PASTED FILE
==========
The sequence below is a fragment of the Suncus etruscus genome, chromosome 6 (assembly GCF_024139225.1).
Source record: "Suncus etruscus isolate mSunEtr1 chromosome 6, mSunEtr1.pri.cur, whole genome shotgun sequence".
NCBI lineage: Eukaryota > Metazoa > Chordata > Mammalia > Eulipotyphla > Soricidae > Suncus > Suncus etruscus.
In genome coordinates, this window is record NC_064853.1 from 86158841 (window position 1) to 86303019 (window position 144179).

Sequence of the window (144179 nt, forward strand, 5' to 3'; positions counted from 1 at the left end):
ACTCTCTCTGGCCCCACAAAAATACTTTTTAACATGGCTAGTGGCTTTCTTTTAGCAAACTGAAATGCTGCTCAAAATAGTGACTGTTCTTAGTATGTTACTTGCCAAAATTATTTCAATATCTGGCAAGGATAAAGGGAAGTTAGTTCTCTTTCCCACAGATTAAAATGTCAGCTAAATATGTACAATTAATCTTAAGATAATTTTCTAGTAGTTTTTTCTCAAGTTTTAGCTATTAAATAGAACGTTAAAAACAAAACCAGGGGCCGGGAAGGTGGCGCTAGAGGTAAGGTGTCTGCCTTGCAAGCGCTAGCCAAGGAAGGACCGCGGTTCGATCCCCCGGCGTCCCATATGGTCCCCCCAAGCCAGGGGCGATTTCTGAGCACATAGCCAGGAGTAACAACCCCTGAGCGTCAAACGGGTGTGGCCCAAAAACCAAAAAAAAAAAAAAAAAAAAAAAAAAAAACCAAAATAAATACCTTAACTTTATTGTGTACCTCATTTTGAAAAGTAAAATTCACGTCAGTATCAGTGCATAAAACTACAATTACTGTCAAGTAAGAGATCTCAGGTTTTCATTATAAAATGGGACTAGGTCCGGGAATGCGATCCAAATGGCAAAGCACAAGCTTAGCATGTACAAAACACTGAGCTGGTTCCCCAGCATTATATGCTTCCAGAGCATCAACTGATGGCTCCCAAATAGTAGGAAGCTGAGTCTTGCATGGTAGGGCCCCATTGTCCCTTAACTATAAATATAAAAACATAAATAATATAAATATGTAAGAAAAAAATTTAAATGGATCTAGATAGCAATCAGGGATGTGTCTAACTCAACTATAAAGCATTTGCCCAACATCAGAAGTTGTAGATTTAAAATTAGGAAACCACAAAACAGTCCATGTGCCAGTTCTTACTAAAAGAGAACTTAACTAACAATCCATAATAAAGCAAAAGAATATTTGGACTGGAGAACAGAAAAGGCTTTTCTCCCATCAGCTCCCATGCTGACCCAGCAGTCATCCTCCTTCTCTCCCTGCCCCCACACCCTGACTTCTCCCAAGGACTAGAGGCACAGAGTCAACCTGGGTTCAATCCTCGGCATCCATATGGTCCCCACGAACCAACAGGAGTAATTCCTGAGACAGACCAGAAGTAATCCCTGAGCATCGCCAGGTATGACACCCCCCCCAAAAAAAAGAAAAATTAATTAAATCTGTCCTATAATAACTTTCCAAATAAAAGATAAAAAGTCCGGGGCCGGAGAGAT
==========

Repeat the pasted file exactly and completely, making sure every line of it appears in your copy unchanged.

The sequence below is a fragment of the Suncus etruscus genome, chromosome 6 (assembly GCF_024139225.1).
Source record: "Suncus etruscus isolate mSunEtr1 chromosome 6, mSunEtr1.pri.cur, whole genome shotgun sequence".
NCBI lineage: Eukaryota > Metazoa > Chordata > Mammalia > Eulipotyphla > Soricidae > Suncus > Suncus etruscus.
In genome coordinates, this window is record NC_064853.1 from 86158841 (window position 1) to 86303019 (window position 144179).

Sequence of the window (144179 nt, forward strand, 5' to 3'; positions counted from 1 at the left end):
ACTCTCTCTGGCCCCACAAAAATACTTTTTAACATGGCTAGTGGCTTTCTTTTAGCAAACTGAAATGCTGCTCAAAATAGTGACTGTTCTTAGTATGTTACTTGCCAAAATTATTTCAATATCTGGCAAGGATAAAGGGAAGTTAGTTCTCTTTCCCACAGATTAAAATGTCAGCTAAATATGTACAATTAATCTTAAGATAATTTTCTAGTAGTTTTTTCTCAAGTTTTAGCTATTAAATAGAACGTTAAAAACAAAACCAGGGGCCGGGAAGGTGGCGCTAGAGGTAAGGTGTCTGCCTTGCAAGCGCTAGCCAAGGAAGGACCGCGGTTCGATCCCCCGGCGTCCCATATGGTCCCCCCAAGCCAGGGGCGATTTCTGAGCACATAGCCAGGAGTAACAACCCCTGAGCGTCAAACGGGTGTGGCCCAAAAACCAAAAAAAAAAAAAAAAAAAAAAAAAAAAACCAAAATAAATACCTTAACTTTATTGTGTACCTCATTTTGAAAAGTAAAATTCACGTCAGTATCAGTGCATAAAACTACAATTACTGTCAAGTAAGAGATCTCAGGTTTTCATTATAAAATGGGACTAGGTCCGGGAATGCGATCCAAATGGCAAAGCACAAGCTTAGCATGTACAAAACACTGAGCTGGTTCCCCAGCATTATATGCTTCCAGAGCATCAACTGATGGCTCCCAAATAGTAGGAAGCTGAGTCTTGCATGGTAGGGCCCCATTGTCCCTTAACTATAAATATAAAAACATAAATAATATAAATATGTAAGAAAAAAATTTAAATGGATCTAGATAGCAATCAGGGATGTGTCTAACTCAACTATAAAGCATTTGCCCAACATCAGAAGTTGTAGATTTAAAATTAGGAAACCACAAAACAGTCCATGTGCCAGTTCTTACTAAAAGAGAACTTAACTAACAATCCATAATAAAGCAAAAGAATATTTGGACTGGAGAACAGAAAAGGCTTTTCTCCCATCAGCTCCCATGCTGACCCAGCAGTCATCCTCCTTCTCTCCCTGCCCCCACACCCTGACTTCTCCCAAGGACTAGAGGCACAGAGTCAACCTGGGTTCAATCCTCGGCATCCATATGGTCCCCACGAACCAACAGGAGTAATTCCTGAGACAGACCAGAAGTAATCCCTGAGCATCGCCAGGTATGACACCCCCCCCAAAAAAAAGAAAAATTAATTAAATCTGTCCTATAATAACTTTCCAAATAAAAGATAAAAAGTCCGGGGCCGGAGAGAT